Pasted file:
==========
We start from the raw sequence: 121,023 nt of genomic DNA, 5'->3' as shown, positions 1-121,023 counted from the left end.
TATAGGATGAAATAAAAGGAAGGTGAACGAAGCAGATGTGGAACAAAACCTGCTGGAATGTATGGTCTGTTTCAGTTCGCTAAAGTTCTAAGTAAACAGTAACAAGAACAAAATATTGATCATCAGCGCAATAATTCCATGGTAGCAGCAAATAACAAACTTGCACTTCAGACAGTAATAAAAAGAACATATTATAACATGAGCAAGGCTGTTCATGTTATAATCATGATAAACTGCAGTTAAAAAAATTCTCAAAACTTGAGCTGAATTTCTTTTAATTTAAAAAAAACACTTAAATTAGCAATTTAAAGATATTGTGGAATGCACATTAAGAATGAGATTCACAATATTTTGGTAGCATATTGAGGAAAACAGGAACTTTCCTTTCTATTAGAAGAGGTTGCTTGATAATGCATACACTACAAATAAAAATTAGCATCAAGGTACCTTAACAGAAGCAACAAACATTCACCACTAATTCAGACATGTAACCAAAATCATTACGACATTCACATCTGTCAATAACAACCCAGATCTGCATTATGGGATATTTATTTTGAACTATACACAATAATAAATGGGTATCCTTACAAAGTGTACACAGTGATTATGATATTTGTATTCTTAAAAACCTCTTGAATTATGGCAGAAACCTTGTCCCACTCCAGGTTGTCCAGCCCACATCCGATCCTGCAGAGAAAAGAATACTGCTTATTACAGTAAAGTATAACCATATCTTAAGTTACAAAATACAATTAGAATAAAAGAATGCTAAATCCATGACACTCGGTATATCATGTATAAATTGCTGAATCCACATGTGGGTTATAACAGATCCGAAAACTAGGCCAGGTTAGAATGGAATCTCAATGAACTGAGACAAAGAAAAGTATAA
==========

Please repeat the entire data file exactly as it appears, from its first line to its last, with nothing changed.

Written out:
We start from the raw sequence: 121,023 nt of genomic DNA, 5'->3' as shown, positions 1-121,023 counted from the left end.
TATAGGATGAAATAAAAGGAAGGTGAACGAAGCAGATGTGGAACAAAACCTGCTGGAATGTATGGTCTGTTTCAGTTCGCTAAAGTTCTAAGTAAACAGTAACAAGAACAAAATATTGATCATCAGCGCAATAATTCCATGGTAGCAGCAAATAACAAACTTGCACTTCAGACAGTAATAAAAAGAACATATTATAACATGAGCAAGGCTGTTCATGTTATAATCATGATAAACTGCAGTTAAAAAAATTCTCAAAACTTGAGCTGAATTTCTTTTAATTTAAAAAAAACACTTAAATTAGCAATTTAAAGATATTGTGGAATGCACATTAAGAATGAGATTCACAATATTTTGGTAGCATATTGAGGAAAACAGGAACTTTCCTTTCTATTAGAAGAGGTTGCTTGATAATGCATACACTACAAATAAAAATTAGCATCAAGGTACCTTAACAGAAGCAACAAACATTCACCACTAATTCAGACATGTAACCAAAATCATTACGACATTCACATCTGTCAATAACAACCCAGATCTGCATTATGGGATATTTATTTTGAACTATACACAATAATAAATGGGTATCCTTACAAAGTGTACACAGTGATTATGATATTTGTATTCTTAAAAACCTCTTGAATTATGGCAGAAACCTTGTCCCACTCCAGGTTGTCCAGCCCACATCCGATCCTGCAGAGAAAAGAATACTGCTTATTACAGTAAAGTATAACCATATCTTAAGTTACAAAATACAATTAGAATAAAAGAATGCTAAATCCATGACACTCGGTATATCATGTATAAATTGCTGAATCCACATGTGGGTTATAACAGATCCGAAAACTAGGCCAGGTTAGAATGGAATCTCAATGAACTGAGACAAAGAAAAGTATAA